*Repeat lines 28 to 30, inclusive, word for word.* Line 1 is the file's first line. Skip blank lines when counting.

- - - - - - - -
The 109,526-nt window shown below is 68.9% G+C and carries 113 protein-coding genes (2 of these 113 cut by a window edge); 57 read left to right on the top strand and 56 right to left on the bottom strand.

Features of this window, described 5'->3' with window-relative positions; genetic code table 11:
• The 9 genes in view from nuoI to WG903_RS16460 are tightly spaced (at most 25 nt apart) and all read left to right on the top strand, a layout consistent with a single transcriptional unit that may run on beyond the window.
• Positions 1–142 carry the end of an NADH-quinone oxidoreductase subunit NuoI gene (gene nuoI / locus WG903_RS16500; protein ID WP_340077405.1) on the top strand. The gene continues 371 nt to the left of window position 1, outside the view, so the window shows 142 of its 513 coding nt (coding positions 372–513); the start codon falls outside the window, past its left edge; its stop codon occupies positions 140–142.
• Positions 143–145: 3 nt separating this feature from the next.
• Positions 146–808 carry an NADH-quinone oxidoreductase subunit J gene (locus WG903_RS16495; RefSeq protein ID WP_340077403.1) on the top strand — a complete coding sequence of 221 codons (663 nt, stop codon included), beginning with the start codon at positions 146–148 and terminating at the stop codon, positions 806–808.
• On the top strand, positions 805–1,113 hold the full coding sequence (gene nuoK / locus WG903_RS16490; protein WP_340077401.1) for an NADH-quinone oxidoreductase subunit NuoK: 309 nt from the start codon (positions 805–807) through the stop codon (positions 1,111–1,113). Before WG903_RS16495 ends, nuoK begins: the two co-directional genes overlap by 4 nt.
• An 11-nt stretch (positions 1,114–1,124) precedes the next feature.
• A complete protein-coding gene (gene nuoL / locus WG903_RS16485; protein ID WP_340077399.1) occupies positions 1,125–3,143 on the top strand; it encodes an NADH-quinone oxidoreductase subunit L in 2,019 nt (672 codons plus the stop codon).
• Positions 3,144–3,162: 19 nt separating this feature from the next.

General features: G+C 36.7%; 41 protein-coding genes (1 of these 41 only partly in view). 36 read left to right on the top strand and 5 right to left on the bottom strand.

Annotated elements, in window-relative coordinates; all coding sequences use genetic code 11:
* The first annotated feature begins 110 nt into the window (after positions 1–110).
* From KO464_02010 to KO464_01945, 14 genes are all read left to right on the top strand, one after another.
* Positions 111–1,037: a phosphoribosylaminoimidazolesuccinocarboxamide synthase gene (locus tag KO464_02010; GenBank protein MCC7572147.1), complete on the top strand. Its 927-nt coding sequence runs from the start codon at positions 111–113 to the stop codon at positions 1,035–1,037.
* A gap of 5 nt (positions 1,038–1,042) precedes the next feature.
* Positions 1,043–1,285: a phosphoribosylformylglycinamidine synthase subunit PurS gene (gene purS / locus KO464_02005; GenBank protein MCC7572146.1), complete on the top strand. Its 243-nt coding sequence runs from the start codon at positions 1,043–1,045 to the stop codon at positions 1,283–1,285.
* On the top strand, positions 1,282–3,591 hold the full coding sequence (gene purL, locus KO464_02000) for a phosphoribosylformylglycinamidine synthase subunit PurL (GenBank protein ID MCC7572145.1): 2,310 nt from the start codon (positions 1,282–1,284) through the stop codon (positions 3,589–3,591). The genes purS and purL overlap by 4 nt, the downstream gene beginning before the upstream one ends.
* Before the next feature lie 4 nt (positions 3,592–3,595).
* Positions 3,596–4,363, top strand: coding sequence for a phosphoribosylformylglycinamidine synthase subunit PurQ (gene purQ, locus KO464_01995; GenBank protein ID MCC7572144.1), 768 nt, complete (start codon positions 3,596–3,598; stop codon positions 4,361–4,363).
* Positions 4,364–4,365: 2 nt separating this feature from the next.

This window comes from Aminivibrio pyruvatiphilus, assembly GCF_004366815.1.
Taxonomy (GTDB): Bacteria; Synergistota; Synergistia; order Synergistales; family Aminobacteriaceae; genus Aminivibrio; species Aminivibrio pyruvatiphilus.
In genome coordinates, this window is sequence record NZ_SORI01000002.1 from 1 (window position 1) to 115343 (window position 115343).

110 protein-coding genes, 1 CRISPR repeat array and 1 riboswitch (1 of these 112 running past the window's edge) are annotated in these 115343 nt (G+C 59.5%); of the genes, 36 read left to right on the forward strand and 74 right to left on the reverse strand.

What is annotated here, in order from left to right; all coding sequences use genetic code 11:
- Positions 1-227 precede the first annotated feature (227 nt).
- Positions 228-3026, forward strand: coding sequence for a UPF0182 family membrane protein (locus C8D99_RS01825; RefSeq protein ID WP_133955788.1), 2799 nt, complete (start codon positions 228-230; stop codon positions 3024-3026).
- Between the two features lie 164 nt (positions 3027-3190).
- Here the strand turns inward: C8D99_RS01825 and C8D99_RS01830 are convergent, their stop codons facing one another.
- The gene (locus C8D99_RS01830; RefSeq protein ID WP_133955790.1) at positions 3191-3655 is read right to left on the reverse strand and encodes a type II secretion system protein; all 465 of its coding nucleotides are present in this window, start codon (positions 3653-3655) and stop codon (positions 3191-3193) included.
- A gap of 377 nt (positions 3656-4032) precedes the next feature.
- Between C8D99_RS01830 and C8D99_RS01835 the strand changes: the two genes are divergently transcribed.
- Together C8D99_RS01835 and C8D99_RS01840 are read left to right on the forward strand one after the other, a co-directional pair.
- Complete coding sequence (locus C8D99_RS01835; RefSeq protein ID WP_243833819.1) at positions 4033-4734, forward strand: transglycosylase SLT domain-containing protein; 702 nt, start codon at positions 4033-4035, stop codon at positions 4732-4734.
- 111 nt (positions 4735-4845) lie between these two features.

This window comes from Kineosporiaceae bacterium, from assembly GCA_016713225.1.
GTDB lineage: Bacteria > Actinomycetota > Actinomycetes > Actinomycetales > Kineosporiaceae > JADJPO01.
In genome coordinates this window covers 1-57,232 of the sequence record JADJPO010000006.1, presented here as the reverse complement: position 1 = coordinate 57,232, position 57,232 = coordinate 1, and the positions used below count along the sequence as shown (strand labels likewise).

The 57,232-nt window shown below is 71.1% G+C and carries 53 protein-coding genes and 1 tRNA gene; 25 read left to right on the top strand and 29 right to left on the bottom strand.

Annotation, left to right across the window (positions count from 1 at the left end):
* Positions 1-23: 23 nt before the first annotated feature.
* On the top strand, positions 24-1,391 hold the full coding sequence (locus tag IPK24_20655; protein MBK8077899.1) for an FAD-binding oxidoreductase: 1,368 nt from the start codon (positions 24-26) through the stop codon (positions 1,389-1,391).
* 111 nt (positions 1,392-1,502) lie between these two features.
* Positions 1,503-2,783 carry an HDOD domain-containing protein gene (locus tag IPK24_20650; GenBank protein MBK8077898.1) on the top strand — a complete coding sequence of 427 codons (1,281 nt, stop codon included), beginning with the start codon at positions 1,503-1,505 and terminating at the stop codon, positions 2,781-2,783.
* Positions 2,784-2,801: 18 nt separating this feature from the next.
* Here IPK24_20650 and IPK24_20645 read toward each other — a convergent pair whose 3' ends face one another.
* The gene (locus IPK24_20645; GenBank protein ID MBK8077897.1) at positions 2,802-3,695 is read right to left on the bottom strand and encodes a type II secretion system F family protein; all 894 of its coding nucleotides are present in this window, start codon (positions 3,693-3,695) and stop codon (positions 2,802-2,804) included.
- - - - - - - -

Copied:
- Positions 228-3026, forward strand: coding sequence for a UPF0182 family membrane protein (locus C8D99_RS01825; RefSeq protein ID WP_133955788.1), 2799 nt, complete (start codon positions 228-230; stop codon positions 3024-3026).
- Between the two features lie 164 nt (positions 3027-3190).
- Here the strand turns inward: C8D99_RS01825 and C8D99_RS01830 are convergent, their stop codons facing one another.